“We're heading to Miami, then on to Gator Springs. Better pack some mosquito repellent.”
“No, I mean the word the guy was arguing about.”
“Oh, that word. Well, if I say it, I might have to put an 'adult content' warning on the story.”
“Write it down and let me peek at it.”
That seemed harmless enough. I wrote it down on a slip of paper, folded it over, and handed it to Victor.
“Dammit, Victor, now I have to put the warning up!”
“But that's not a bad word. It's just 'feck.' Now, change the e to a u and you get-“
“I know what you get, Victor, and that word there is a variant of the one you almost said.”
“No it's not.”
“Yes it is.”
“Yes, in Ireland.”
“No way is this the Irish word for-“
“I'm telling you, it is.”
“Baloney. They speak English there. If they wanna cuss, they'll say-“
“No they won't.”
Victor put five dollars on the table. “Look it up. Mr. Lincoln says you don't got a cuss word there.”
I put five dollars down and sent my browser to www.dictionary.com. I typed in the word and waited.
\Feck\, n. [Abbrev. fr. effect.] 1. Effect. [Obs.]
2. Efficacy; force; value. [Scot. & Prov. Eng.]
3. Amount; quantity. [Scot. & Prov. Eng.]
He had a feck o' books wi' him. --R. L. Stevenson.
Victor laughed and picked up my five bucks. He made that jackal grin and said, “I'm not the only guy who's gonna collect.”
“Looks like you owe that other guy an apology.”
“Hey! I make the snappy remarks around here!”
“Apology accepted. And I'll send an apology to Mr. Huff.” One email later, and the deed was done. “Get packing, Victor, we got a late flight to catch.”
“What? I thought we could get a decent flight!”
“I want to get started right away. We're leaving tonight.”
I shot him a .45-caliber mean look.
“I meant, I'll pack a feck of suitcases if we're gonna stay a while.”
“That's better, but there's no need to. We're on an expense account. We'll buy what we need down there.”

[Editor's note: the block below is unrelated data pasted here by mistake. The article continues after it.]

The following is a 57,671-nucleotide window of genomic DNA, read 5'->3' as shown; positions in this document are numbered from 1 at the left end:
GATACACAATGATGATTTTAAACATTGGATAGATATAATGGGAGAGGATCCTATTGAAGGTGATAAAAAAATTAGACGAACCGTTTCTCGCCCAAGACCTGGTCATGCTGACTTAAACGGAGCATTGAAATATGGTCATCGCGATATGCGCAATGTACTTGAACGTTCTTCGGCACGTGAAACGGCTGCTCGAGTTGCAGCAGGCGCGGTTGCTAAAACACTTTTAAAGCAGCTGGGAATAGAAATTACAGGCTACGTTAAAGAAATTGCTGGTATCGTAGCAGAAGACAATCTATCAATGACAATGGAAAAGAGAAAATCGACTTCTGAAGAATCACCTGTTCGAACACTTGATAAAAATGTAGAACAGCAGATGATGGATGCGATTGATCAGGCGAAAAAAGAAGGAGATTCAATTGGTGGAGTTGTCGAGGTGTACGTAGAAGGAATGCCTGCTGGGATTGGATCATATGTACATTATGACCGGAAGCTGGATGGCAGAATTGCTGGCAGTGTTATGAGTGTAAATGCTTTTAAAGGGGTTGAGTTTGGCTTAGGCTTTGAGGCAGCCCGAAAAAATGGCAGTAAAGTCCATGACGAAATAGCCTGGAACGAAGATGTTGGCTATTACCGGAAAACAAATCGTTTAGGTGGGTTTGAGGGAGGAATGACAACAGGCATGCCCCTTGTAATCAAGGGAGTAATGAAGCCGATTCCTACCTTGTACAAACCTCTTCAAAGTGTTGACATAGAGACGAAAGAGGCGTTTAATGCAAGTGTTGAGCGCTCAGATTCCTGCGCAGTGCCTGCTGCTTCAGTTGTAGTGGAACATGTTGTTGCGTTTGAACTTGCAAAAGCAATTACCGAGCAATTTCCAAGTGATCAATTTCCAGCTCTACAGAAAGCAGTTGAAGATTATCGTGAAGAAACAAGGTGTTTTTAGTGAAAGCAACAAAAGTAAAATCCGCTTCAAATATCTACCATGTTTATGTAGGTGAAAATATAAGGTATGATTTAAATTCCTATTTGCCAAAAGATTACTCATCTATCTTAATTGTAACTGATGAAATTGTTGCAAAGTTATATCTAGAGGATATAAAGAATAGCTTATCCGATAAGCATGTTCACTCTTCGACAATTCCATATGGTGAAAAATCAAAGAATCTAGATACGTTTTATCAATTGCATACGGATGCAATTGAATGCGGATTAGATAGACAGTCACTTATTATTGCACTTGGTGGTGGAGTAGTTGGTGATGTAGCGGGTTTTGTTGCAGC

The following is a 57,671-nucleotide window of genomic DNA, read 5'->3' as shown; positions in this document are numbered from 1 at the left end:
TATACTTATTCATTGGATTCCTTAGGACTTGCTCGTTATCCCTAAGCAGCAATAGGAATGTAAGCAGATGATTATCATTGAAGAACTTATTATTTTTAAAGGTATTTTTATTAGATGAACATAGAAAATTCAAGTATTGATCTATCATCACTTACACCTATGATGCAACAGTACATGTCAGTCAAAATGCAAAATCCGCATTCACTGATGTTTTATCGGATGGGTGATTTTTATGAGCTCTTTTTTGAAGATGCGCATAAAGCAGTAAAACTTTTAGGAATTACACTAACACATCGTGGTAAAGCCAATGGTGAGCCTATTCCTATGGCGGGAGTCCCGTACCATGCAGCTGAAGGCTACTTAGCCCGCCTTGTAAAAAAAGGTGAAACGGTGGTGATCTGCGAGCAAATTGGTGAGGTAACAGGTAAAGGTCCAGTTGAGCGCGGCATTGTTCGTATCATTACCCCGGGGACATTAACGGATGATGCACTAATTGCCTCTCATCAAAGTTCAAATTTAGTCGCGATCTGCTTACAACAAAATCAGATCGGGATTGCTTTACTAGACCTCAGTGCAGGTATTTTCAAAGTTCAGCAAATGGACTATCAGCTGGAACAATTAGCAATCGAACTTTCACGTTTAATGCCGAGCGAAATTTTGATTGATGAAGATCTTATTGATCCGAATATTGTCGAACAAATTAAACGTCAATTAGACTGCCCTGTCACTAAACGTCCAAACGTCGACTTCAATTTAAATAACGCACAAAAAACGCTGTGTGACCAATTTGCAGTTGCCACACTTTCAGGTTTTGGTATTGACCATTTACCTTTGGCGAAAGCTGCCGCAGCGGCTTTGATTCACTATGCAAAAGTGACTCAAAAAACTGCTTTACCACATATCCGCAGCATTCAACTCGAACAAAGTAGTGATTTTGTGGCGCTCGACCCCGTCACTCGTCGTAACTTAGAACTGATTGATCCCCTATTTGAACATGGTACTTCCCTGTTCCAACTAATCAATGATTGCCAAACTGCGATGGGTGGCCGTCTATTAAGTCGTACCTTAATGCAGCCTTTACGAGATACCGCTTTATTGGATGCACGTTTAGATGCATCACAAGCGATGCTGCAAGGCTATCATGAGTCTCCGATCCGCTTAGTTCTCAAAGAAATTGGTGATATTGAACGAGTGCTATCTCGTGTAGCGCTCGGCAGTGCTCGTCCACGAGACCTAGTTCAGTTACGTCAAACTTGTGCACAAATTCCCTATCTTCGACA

“Sweet!” My sentiments, exactly. I love expense accounts I don't have to account for.
“So what are you going to write about, mister?”
“Well, we'll just have to go there and see. Maybe there's some kind of wrong I could right. That's what I did in the last story.”
I know sticking to a formula wouldn't be the most creative thing to do, but Carrie needed her story, and fast. I had to crank something out, and rehashing old stuff would be the best way to get her what she wanted, provided I could think it up.
I thought I'd think of some kind of angle on the plane ride to Miami, but nothing came to me. I drew blanks while driving out to Gator Springs. Victor was no help, as usual, and not even the sartorial decadence of Novellas County could inspire me.
I had writer's block, and I had it bad. An illness of the soul for which there was no known cure. One could address the symptoms by goofing off and claiming you were researching a story, but that only went so far. And writer's block this close to a deadline could be fatal. Carrie was known for her drop-dead looks when her .22 started eyeballing a writer that owed her a story.
Maybe I could lay low in Gator Springs until something came up. Something always came up in Gator Springs. It had a storm drain system that needed massive overhauling and that was only the beginning of the drainage problems there. Florida was known for its sandy beaches and its Precambrian swamplands, and there wasn't a speck of sand anywhere in the county. The only dry ground in the county was brought in from Alabama in order to build roads in the area. Everything else got built on stilts, or floated.
Needless to say, parking was at a premium. Most of the public spots were four inches deep in water. I pulled up to the Hemingway Bar 'n' Grill, where parking was a bit higher and drier, especially at low tide. Victor and I sloshed our way to the entry and stepped up into inspiration.
Or at least it should have been inspiration. Marlins on the wall, salty breezes turning in the ceiling fans, burgers and beer burgeoning in the background and more guys named “Ernest” with trim white beards than you could shake a stick at. The room was loaded with ideas, but nothing fired for me. A waitress with a shirt named “Marlene” stepped up to us and would have asked us where we wanted to sit if I hadn't beaten her to the punch line.
“Two, non-smoking, on the deck, if it's open.”
“Sure is. Just walk this way.”